How Do I Keep My Diaper Pails From Smelling So Bad?

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Question: How Do I Keep My Diaper Pails From Smelling So Bad?

I can't stand it any longer. I have two diaper pails, a Diaper Genie, and a Diaper Champ, and they both reek badly. How can I get the smell out of my diaper pail?


Yep, after a while, diaper pails are just plain nasty. There has been many a parent who choked and gagged her way to setting out the weekly garbage. What's worse - after a while, the stench seems to infest the pail itself and the thing stinks even when it is empty.

While there is no fool-proof way of keeping your diaper pails smelling like something other than a diaper pail, there are some things that you can do to help keep stinky odors at bay.

Be Proactive - Prevent Smelly Diaper Pails

The first thing that you should do to keep that aroma from knocking you off your feet is prevented it from becoming a huge problem. There are several things you can do in this regard:

  1. Use diaper pails with a plastic liner.
  2. Throw poopy diapers directly out in your outside trash can or plop the poop right into the toilet before tossing in the diaper pail.
  3. Sprinkle baking soda in the bottom of the pail and pinch in a little at every diaper change.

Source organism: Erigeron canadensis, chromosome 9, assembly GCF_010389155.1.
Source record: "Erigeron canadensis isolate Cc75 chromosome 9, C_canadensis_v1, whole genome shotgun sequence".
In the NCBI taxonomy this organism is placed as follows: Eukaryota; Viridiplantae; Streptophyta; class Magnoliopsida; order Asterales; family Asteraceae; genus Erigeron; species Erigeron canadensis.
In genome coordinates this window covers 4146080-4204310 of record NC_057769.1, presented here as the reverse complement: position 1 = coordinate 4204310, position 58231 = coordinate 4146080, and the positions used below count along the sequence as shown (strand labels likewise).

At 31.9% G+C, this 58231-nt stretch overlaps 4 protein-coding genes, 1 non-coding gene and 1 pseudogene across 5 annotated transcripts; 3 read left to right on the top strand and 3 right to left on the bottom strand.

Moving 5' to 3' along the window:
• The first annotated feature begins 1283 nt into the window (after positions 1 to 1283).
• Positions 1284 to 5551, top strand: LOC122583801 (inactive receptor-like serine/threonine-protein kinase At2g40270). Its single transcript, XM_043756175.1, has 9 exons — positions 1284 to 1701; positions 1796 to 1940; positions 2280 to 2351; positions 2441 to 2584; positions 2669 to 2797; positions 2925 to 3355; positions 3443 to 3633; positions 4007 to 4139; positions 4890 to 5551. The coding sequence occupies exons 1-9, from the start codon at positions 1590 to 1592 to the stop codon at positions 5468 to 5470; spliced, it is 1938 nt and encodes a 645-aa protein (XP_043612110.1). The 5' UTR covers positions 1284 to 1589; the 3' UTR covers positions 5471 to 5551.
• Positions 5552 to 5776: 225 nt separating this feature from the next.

4. Take the diapers out to the outdoor trash and treat your diaper pail to a dousing of an antibacterial spray, like Lysol, at the end of the day.
  5. If baking soda isn't helping to cut back the odor, try tossing other strong-smelling items in the bottom to help mask the odor. A pre-measured coffee filter, a few whole cloves, a drier sheet. You might be surprised that one of those helps.

    Getting the Smell Out of Diaper Pails

    Once the odor has leached into the porous plastic of the pail, it can be very difficult to evacuate that unwanted smell. While it can be done, the problem is that some of the chemicals used might erode the plastic of the pail. Obviously, they can be harsh to use on both the pail and the person nominated to do the cleaning.

    Always test out an area of the plastic first and use wise safety and handling precautions with cleaners.

    You can try and sanitize your pail with good, old-fashioned chlorine bleach. Take the pail outside with a bottle of bleach and a large resealable bag (like the Ziploc bags used for storage of large items). Pour the bleach over the pail, coating it inside and out. Seal up the bag and let the pail steep in the cleaner for a day or two.

    Be sure to open the bag up outdoors, being mindful that the bleach doesn't get on to your grass or plants. Give it a good scrub and hose down. Hopefully, that will have been what you needed to combat the smell.

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